Juneau Veterans for Peace is appealing a recent Planning Commission decision granting a conditional use permit for an indoor shooting range at a proposed gun shop near the airport.
Phil Smith is president of the local Veterans for Peace chapter. He says the city’s community development staff did not do a thorough review of how the range would affect “public health or safety.” The facility’s owners plan to allow customers to fire automatic weapons under the supervision of gun store employees.
“There’s really no analysis of the security steps that will be taken in the building and there’s no setting of accountability for ensuring that those steps are taken,” says Smith. “There’s nothing about reviewing the backgrounds of those who want to use the facility. So, there doesn’t seem to be any accountability.”
Smith also thinks it’s likely the project developers had private conversations with members of the Planning Commission and Juneau Assembly, which may have influenced the outcome of the commission’s decision. The gun store and shooting range is being developed by Juneau Mercantile and Armory, a limited liability company co-owned by Planning Commission member Dan Miller.
“There may have been some off the record communication. I’m not saying its evil or wrong or immoral. But it may have satisfied most of the questions that commissioners had or Assembly people had before they took the actions they did,” Smith says. “And in that case it was improper, because the commission in particular is an adjudicative body, and obviously there will be two sides to most issues that come before them, and they broker based upon a record that is developed publicly. And we think the record is pretty thin.”
Miller declined to comment on the appeal, which has yet to go to the Assembly.
The city’s Deputy Community Development Director Greg Chaney says the project review gathered input from other departments, including Juneau Police.
“There really isn’t much that they’re worried about,” says Chaney. “These type of weapons are legal within the City and Borough of Juneau, and to be using them in a basement that’s designed for it, is probably the safest place that they can be discharged.”
Initially, the Planning Commission was unable to approve a conditional use permit for the project. That’s because a city ordinance banning the discharge of firearms within a quarter mile of a road did not include an exemption for private gun ranges. The Assembly in November changed the ordinance to exempt private ranges after hearing public testimony from Miller and project opponents.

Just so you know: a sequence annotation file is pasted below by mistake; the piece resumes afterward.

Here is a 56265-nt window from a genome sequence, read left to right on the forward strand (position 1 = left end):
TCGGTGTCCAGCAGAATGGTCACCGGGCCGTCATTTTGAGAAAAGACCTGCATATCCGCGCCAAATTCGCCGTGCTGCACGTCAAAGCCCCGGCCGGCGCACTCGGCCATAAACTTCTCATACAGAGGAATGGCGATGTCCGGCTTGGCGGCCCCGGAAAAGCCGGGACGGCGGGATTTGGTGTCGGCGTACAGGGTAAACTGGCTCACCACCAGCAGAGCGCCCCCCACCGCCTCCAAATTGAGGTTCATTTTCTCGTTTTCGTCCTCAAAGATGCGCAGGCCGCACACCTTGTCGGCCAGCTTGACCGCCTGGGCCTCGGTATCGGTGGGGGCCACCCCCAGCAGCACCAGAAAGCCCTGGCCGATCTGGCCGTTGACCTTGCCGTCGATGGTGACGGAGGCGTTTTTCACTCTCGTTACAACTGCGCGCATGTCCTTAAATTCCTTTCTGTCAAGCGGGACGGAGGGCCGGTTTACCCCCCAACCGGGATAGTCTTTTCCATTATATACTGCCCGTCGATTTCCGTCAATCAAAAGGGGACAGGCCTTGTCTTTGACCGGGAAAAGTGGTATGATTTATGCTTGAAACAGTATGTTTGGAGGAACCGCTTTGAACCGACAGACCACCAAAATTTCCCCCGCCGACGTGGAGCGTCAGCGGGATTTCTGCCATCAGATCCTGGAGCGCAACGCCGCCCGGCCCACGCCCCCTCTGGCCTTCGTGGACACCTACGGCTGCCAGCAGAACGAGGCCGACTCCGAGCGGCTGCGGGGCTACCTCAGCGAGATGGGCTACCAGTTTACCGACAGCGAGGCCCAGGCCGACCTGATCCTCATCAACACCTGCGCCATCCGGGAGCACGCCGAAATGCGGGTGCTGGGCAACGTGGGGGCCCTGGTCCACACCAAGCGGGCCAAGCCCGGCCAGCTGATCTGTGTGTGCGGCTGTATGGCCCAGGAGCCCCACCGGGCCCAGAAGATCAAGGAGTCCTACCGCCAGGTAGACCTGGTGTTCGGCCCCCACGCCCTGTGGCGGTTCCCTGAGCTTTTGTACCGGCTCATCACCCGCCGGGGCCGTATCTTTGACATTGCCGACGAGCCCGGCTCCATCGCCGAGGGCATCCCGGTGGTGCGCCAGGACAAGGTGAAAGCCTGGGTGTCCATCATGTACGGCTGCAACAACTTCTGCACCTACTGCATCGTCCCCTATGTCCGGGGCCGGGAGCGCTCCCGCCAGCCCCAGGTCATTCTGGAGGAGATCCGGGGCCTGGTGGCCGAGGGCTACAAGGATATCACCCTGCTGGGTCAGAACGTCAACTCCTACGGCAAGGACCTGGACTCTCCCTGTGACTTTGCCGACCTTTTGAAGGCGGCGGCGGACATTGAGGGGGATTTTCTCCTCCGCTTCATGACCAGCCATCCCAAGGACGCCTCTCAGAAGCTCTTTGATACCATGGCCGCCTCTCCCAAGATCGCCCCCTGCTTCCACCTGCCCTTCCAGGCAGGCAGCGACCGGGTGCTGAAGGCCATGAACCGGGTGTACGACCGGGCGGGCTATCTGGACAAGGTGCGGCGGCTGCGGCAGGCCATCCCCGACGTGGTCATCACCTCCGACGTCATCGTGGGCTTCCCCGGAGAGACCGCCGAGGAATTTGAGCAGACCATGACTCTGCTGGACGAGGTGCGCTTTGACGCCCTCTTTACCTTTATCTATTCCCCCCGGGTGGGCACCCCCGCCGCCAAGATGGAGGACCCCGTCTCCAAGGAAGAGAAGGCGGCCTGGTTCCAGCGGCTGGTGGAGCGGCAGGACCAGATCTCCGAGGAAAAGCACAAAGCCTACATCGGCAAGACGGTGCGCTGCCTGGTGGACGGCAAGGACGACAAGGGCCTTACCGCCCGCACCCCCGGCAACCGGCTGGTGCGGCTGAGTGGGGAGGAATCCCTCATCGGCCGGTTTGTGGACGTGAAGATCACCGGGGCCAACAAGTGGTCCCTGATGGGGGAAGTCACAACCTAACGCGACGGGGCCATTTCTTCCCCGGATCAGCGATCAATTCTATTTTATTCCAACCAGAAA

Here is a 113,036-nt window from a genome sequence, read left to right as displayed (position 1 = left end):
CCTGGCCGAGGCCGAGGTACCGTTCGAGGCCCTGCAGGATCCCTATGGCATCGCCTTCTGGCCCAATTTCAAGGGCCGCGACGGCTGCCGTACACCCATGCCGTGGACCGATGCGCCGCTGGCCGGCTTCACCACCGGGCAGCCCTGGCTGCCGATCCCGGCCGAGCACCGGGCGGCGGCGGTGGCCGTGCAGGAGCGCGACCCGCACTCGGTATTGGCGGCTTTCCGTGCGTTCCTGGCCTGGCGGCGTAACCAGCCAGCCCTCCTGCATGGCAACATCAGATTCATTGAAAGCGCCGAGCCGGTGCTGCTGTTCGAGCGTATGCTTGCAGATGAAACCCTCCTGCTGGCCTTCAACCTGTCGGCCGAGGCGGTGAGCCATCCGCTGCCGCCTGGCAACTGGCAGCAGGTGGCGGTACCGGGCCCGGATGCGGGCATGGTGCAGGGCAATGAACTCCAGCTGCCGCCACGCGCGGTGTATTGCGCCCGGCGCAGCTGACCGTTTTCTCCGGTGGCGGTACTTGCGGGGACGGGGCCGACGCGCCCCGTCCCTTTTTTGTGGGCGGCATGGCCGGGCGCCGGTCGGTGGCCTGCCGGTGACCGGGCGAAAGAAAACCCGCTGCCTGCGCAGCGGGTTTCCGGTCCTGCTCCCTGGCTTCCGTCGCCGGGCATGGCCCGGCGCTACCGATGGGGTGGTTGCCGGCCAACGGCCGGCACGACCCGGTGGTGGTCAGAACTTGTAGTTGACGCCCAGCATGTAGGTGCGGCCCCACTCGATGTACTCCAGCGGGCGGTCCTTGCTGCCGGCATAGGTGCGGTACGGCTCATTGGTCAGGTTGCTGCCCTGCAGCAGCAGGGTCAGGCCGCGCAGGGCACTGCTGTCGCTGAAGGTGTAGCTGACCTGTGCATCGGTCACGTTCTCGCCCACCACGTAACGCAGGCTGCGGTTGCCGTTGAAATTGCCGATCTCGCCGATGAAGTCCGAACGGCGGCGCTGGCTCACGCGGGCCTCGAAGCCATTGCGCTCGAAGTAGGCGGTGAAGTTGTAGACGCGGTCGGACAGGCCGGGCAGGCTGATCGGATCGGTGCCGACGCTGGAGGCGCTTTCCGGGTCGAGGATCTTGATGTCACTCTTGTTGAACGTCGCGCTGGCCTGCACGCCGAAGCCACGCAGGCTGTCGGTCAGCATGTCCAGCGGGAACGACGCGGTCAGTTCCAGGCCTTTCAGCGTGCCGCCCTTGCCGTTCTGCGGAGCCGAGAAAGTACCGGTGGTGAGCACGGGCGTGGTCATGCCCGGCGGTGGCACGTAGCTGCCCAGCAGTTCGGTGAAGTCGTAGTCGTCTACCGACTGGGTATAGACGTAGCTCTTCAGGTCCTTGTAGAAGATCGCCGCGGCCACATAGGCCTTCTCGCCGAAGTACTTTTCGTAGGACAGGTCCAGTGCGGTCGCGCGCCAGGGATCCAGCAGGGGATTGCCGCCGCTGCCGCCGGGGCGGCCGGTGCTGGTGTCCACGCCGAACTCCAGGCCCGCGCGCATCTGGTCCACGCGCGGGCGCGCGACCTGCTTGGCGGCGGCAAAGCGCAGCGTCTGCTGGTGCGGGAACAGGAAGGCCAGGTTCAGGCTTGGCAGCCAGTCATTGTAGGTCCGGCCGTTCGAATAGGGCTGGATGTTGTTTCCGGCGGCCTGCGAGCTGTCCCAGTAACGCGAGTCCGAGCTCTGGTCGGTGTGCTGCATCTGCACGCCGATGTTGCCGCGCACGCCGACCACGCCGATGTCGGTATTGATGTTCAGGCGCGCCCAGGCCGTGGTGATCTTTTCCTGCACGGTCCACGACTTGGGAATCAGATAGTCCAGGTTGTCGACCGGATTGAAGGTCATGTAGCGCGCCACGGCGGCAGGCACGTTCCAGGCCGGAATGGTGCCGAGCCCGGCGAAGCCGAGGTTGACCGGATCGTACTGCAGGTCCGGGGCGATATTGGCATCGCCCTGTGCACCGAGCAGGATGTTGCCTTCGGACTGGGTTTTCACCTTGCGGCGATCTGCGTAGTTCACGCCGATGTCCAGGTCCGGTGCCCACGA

But Chaney disputes the notion that Miller or his business associates may have had off the record discussions about the project with members of the Planning Commission or Assembly.
“I talked to Mr. Miller quite a bit about this,” Chaney says. “When the item was considered by the Planning Commission he recused himself and left the room, which is not required but is good form. So, I think it’s kind of a groundless accusation at this point.”
Smith says Juneau Veterans for Peace wants the Assembly to accept the appeal and either deny the permit or remand it to the Planning Commission, which the group wants to appoint a citizen panel to review the proposal.
He says the goal is not to ban guns, but rather to make sure safety is adequately considered.
“Most of us veterans, of course, served in the Armed Forces in order to protect our Constitution, and swore an oath to do so,” Smith says. “We’re not trying to weaken or undermine anybody’s individual rights. But we are trying to review and make sure that our collective rights as a community are not jeopardized by an unwise public policy decision.”
Smith adds that the group’s decision to appeal the permit was made before the recent mass shooting at Sandy Hook Elementary School in Connecticut, which thrust the issue of gun control into the national spotlight.
Chaney says the issue of mass shootings was discussed by the Planning Commission, but again is an issue outside the panel’s purview.
Smith says the Veterans for Peace would like the Assembly to immediately suspend the permit if the appeal is accepted. Chaney says permits typically stay active during an appeal, but developers continue working on projects at their own risk.
The Assembly will decide whether to accept or reject the appeal at its meeting on Monday.